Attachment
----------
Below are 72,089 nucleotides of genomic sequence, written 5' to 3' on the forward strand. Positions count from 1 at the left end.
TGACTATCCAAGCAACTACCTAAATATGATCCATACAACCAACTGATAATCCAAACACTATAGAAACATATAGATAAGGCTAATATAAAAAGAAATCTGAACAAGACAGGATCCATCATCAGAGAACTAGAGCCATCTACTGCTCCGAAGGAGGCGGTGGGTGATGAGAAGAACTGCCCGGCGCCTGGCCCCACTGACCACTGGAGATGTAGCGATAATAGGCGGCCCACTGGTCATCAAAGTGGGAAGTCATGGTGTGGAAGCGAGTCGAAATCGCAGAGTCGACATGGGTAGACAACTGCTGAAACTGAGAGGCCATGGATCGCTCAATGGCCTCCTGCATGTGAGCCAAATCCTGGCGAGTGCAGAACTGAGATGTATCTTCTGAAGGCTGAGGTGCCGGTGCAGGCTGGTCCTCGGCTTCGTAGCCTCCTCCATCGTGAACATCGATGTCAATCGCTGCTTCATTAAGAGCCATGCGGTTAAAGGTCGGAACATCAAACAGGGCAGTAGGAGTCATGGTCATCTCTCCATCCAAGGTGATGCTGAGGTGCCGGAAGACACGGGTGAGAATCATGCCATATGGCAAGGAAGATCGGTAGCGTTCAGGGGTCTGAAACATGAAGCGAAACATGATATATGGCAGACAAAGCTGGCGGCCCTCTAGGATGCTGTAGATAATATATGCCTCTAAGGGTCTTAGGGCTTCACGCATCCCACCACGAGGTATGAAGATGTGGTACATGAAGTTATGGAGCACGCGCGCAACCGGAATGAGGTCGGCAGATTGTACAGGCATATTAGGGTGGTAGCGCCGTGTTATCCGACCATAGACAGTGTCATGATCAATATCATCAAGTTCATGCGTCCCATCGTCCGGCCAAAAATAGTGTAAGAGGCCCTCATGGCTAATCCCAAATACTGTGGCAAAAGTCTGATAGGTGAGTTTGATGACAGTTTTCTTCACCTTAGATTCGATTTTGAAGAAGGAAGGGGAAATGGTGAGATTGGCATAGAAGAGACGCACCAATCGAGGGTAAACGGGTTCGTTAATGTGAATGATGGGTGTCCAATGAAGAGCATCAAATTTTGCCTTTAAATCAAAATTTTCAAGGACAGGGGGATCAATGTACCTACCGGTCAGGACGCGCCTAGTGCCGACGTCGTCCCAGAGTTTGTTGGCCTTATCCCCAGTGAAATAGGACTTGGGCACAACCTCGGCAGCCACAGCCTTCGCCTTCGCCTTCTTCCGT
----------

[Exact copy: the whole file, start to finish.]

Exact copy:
Below are 72,089 nucleotides of genomic sequence, written 5' to 3' on the forward strand. Positions count from 1 at the left end.
TGACTATCCAAGCAACTACCTAAATATGATCCATACAACCAACTGATAATCCAAACACTATAGAAACATATAGATAAGGCTAATATAAAAAGAAATCTGAACAAGACAGGATCCATCATCAGAGAACTAGAGCCATCTACTGCTCCGAAGGAGGCGGTGGGTGATGAGAAGAACTGCCCGGCGCCTGGCCCCACTGACCACTGGAGATGTAGCGATAATAGGCGGCCCACTGGTCATCAAAGTGGGAAGTCATGGTGTGGAAGCGAGTCGAAATCGCAGAGTCGACATGGGTAGACAACTGCTGAAACTGAGAGGCCATGGATCGCTCAATGGCCTCCTGCATGTGAGCCAAATCCTGGCGAGTGCAGAACTGAGATGTATCTTCTGAAGGCTGAGGTGCCGGTGCAGGCTGGTCCTCGGCTTCGTAGCCTCCTCCATCGTGAACATCGATGTCAATCGCTGCTTCATTAAGAGCCATGCGGTTAAAGGTCGGAACATCAAACAGGGCAGTAGGAGTCATGGTCATCTCTCCATCCAAGGTGATGCTGAGGTGCCGGAAGACACGGGTGAGAATCATGCCATATGGCAAGGAAGATCGGTAGCGTTCAGGGGTCTGAAACATGAAGCGAAACATGATATATGGCAGACAAAGCTGGCGGCCCTCTAGGATGCTGTAGATAATATATGCCTCTAAGGGTCTTAGGGCTTCACGCATCCCACCACGAGGTATGAAGATGTGGTACATGAAGTTATGGAGCACGCGCGCAACCGGAATGAGGTCGGCAGATTGTACAGGCATATTAGGGTGGTAGCGCCGTGTTATCCGACCATAGACAGTGTCATGATCAATATCATCAAGTTCATGCGTCCCATCGTCCGGCCAAAAATAGTGTAAGAGGCCCTCATGGCTAATCCCAAATACTGTGGCAAAAGTCTGATAGGTGAGTTTGATGACAGTTTTCTTCACCTTAGATTCGATTTTGAAGAAGGAAGGGGAAATGGTGAGATTGGCATAGAAGAGACGCACCAATCGAGGGTAAACGGGTTCGTTAATGTGAATGATGGGTGTCCAATGAAGAGCATCAAATTTTGCCTTTAAATCAAAATTTTCAAGGACAGGGGGATCAATGTACCTACCGGTCAGGACGCGCCTAGTGCCGACGTCGTCCCAGAGTTTGTTGGCCTTATCCCCAGTGAAATAGGACTTGGGCACAACCTCGGCAGCCACAGCCTTCGCCTTCGCCTTCTTCCGT